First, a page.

Comparisons » Math

Comparisons » Ordering

< <= /= = >= >
string< string<= string/= string= string>= string>
string-lessp string-not-greaterp string-not-equal string-equal string-not-lessp string-greaterp
char< char<= char/= char= char>= char>
char-lessp char-not-greaterp char-not-equal char-equal char-not-lessp char-greaterp

Comparisons » Searching

Comparisons » Replacing

Comparisons » Removing

Comparisons » Identity

From the CLHS:

Most Common Lisp operators use eql rather than eq to compare objects, or else they default to eql and only use eq if specifically requested to do so. However, the following operators are defined to use eq rather than eql in a way that cannot be overridden by the code which employs them:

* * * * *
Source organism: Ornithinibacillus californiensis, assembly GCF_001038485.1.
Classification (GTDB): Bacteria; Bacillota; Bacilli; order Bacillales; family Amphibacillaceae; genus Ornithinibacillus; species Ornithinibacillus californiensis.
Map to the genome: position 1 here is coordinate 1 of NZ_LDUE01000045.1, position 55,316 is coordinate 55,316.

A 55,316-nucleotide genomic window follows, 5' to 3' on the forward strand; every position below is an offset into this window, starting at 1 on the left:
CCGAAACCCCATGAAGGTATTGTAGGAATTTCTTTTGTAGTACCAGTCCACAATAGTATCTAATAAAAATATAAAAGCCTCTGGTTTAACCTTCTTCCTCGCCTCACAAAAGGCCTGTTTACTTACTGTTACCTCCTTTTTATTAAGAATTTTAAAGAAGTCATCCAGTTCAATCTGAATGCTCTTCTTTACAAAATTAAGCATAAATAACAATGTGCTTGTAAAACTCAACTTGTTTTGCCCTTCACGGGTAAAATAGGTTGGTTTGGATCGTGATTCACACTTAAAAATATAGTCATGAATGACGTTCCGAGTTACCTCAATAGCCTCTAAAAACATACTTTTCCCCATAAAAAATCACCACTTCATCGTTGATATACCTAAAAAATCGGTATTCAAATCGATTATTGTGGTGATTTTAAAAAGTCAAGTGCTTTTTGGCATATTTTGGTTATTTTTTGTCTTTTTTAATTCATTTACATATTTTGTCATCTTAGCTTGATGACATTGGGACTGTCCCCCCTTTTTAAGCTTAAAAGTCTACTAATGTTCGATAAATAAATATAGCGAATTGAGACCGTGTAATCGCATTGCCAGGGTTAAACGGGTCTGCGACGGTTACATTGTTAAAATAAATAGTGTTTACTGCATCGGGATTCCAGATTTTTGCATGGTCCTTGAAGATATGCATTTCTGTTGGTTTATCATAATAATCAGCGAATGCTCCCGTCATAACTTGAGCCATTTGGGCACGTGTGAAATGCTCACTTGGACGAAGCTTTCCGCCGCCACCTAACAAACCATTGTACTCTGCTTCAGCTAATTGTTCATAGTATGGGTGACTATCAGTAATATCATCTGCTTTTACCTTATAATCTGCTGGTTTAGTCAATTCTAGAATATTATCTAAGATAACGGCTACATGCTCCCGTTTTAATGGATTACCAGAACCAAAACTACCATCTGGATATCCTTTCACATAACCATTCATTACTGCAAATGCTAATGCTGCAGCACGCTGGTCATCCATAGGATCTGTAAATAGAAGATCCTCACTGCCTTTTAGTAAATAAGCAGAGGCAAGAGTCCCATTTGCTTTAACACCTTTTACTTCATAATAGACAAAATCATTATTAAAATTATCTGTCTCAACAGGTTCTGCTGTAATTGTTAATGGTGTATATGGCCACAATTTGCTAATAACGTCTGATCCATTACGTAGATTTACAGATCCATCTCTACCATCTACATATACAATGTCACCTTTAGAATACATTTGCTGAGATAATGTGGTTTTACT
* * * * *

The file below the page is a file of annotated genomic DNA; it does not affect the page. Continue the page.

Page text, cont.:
catch, get, get-properties, getf, remf, remprop, throw.

Comparisons » Structural equivalence

Comparisons » Type equivalence

(See source for some raw TODOs.)